Business owners upset over lack of communication

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POSEY COUNTY, Ind. (WEHT) – As businesses begin feeling the effects of less work due to COVID-19, the owner of the Fox Barber in Mt. Vernon, Todd Burnett, says there has been a disconnect when it comes to determining what’s an essential and a non-essential business.

“I always thought if I were to get shut down it would come from Indiana’s governor or from the federal government, I didn’t expect it to come from the county I work in,” Burnett said. “So who were they to decide what businesses get to choose, and that’s my issue, I don’t have a problem if we are all mandated to close for the betterment of the community, that’s fine, but don’t pick and choose and give no guidance or guidelines.”

Posey County declared a state of emergency on Wednesday – and made a Facebook post from the health department ordering non-essential businesses including salons and barbershops to close – but Burnett says he wasn’t even notified until someone showed him the post.

“If it came from the state, if the governor’s office came through and said all non essentials that would be fine,” he said.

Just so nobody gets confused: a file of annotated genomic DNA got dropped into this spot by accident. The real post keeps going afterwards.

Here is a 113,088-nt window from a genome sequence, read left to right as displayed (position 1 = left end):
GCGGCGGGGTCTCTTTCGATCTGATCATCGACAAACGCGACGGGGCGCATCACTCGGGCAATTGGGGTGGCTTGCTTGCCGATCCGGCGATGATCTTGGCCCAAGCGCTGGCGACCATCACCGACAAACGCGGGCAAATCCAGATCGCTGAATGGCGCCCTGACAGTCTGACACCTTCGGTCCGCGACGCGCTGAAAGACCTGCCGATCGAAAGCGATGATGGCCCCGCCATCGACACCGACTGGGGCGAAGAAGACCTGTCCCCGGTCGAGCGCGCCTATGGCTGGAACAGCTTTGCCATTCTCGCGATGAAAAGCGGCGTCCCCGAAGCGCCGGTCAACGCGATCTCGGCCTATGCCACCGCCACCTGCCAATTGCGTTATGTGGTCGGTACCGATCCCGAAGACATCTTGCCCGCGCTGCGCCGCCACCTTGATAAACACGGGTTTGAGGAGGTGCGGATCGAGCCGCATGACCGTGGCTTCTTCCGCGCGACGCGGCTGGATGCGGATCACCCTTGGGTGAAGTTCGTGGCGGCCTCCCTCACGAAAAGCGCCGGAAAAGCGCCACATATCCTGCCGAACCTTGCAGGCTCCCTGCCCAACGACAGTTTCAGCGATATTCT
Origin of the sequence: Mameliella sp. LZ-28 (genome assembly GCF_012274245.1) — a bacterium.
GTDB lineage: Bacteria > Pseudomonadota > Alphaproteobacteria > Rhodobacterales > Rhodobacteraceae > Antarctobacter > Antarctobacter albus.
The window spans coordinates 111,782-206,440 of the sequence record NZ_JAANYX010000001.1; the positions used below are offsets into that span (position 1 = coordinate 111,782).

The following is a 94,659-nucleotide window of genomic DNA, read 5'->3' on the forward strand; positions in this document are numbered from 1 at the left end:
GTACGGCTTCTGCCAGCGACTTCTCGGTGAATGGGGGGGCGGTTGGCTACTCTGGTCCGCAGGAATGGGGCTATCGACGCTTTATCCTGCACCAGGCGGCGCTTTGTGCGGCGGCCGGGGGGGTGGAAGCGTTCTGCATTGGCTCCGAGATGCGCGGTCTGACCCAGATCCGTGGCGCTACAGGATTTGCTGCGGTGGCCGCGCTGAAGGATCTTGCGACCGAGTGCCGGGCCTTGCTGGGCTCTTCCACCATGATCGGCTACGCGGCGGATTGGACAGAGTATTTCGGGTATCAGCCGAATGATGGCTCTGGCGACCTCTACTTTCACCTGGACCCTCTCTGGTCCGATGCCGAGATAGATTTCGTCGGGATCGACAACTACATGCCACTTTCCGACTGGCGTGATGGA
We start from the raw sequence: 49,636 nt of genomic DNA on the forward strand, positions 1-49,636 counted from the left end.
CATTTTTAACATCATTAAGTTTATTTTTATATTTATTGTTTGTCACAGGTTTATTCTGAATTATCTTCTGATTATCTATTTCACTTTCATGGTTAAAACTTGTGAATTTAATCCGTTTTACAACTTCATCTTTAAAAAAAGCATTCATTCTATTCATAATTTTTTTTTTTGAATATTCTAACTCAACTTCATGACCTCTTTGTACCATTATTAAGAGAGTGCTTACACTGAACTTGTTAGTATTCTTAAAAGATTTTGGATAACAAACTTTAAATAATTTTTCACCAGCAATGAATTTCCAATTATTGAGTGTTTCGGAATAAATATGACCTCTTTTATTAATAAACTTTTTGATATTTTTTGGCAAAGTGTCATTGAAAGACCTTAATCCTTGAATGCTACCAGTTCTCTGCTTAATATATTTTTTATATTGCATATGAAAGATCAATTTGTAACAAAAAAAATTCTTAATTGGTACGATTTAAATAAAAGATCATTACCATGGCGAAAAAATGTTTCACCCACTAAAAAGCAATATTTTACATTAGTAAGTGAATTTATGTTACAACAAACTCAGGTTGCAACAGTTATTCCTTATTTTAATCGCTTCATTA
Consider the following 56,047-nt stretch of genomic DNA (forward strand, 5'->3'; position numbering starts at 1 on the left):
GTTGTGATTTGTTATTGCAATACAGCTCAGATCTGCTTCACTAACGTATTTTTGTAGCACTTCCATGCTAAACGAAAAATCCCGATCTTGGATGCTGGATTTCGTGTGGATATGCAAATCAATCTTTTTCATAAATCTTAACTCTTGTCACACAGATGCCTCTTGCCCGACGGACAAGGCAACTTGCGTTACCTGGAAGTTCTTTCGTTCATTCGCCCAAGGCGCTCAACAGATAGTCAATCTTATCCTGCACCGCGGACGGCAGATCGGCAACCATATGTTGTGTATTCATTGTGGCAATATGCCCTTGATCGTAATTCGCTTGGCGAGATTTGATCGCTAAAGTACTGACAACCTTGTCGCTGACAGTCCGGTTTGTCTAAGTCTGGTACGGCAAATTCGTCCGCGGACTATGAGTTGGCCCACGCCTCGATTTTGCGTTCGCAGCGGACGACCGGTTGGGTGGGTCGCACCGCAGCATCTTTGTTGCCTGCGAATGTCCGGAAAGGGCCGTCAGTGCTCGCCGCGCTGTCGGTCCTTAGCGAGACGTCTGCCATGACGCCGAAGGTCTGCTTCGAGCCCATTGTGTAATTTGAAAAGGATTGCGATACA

In Vanderburgh County – the lines are also blurred.

Andrews Bowlds owns a real estate investment firm in Evansville and he says he hasn’t received an official response from the county.

“As far as guidance goes – there hasn’t been a whole lot coming down, and a lot of buyers and sellers don’t want other people in their house so it seemed like maybe at this time we are not essential but i’m hoping that will turn around as people learn more about this and fears subside,” Bowlds said. 

Business owners say they remain hopeful – but wish their government would communicate – before their businesses take an even bigger hit.

“Instead of being so reactive, they need to sit down and plan a little better to fully detail out what their plan is and what they are going to do and make sure everybody that’s part of that decision is all on the same page and communicating that exact same message to all the people,” Burnett said. 

Burnett says until he receives official word, he’ll keep his doors open and the haircuts clipping away.

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(This story was originally published on March 20, 2020)

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